It was fun to write because it gave me permission to use words that weaken the knees: juice, skin, pulp, flesh, pluck, lick, suck. A terrible essay, I realize now–embarassingly bad, written to please only the writer–but it remains a fairly accurate portrait of how I feel about fruit.
Fruit in general and figs particularly. When I was writing the bad fruit essay I decided that figs are the sexiest fruit to eat. It’s in the grotesqueness of their appearance: the bruised purple skin, the pink flesh, the green stems leaking punishing white sap. Then you taste it: the yielding texture, the almost aggressive sweetness, a subtle savor of dirt and earth, reminding you where it comes from, all of it.
Figs are powerful. I have to sit down to eat them. Because they rewire my senses entirely; they remind me who I have been, and where I came from, and what it felt like, and they tempt me home. Places have a feel, a taste, a sound, a smell. You know what I mean. California is my home and it tastes like figs. When figs show up in Chicago–smaller and sadder and fewer and more bruised than the ones I remember–I miss it all terribly.
But these figs were no less sweet than the ones from home. They were only less perfect, and I picked them out of a pile instead of off a tree.
I’ve never felt compelled to make something with figs before. It was always enough to eat them plain and unwashed out of a filled-to-capacity brown grocery bag. When you have a fig tree in the family, there’s a real sense of urgency about eating them right away: a race to the bottom, a race against rot. Not unlike living, I realize. But having no glut of figs this summer, I wanted to do something special. To, you know, make it last a little longer.
The weather’s still sweltering, so I made a salad. I loved this salad. To list ingredients recommends it enough: figs, watercress, endive, prosciutto, manchego cheese, roasted almonds. All delightful things, all of them a treat on their own, but a totally over-the-top luxury when you bring them together with a light vinaigrette and a fruity balsamic reduction. “Only goodies in this salad,” Bill said. “You should call it that. The nothing-but-goodies-salad.” A salad to love, built around a fruit that weakens the knees.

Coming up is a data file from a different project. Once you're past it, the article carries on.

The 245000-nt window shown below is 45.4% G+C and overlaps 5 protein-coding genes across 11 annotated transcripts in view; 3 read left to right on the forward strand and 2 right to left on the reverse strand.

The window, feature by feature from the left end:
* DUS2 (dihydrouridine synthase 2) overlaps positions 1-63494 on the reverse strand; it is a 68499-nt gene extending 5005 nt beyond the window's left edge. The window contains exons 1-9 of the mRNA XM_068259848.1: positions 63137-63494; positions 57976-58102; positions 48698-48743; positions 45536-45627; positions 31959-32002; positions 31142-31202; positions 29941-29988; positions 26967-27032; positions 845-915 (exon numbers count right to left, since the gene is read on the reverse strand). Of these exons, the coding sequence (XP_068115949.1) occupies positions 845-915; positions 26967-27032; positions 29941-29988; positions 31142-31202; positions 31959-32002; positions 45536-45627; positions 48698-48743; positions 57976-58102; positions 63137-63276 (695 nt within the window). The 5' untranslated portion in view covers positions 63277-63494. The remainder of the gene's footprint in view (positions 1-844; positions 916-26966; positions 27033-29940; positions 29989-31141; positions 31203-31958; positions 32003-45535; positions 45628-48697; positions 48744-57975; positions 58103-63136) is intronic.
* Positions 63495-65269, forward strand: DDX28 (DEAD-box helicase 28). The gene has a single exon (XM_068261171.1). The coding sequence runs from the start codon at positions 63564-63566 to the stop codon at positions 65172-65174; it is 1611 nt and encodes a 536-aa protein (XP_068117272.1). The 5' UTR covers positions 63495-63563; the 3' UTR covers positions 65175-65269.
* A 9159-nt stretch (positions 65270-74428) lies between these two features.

Fig (Nothing-But-Goodies) Salad
- 5-6 small figs, any variety, halved or quartered
- 1 bunch watercress, stems removed
- 2 heads endive, leaves separated
- 2-3 oz manchego cheese, shaved
- 6 slices prosciutto
- 1 large handful unsalted roasted almonds
- 1 cup balsamic vinegar
- 1/2 tsp sugar
- 3 tbsp white wine vinegar
- 1 tbsp extra virgin olive oil
- Kosher salt and black pepper
Wash greens and dry thoroughly. Make reduction: heat balsamic vinegar and sugar in a small saucepan uncovered over low heat, about 5-6 minutes. Meanwhile, whisk together white wine vinegar, oil, salt and pepper in a small bowl. When balsamic vinegar reduces in volume by 75%, remove it from heat. It should coat the back of a spoon. Allow it to cool for 2-3 minutes while you prep the salad ingredients.
Assemble the salad: toss watercress and endive with the white wine vinaigrette, and split the greens between two plates. Distribute figs, cheese, almonds and prosciutto evenly between plates. Season with salt and pepper. Drizzle with balsamic reduction, 1/2-1 tsp per salad, or to taste. I served this salad with oysters and white wine. It was a perfect summer dinner.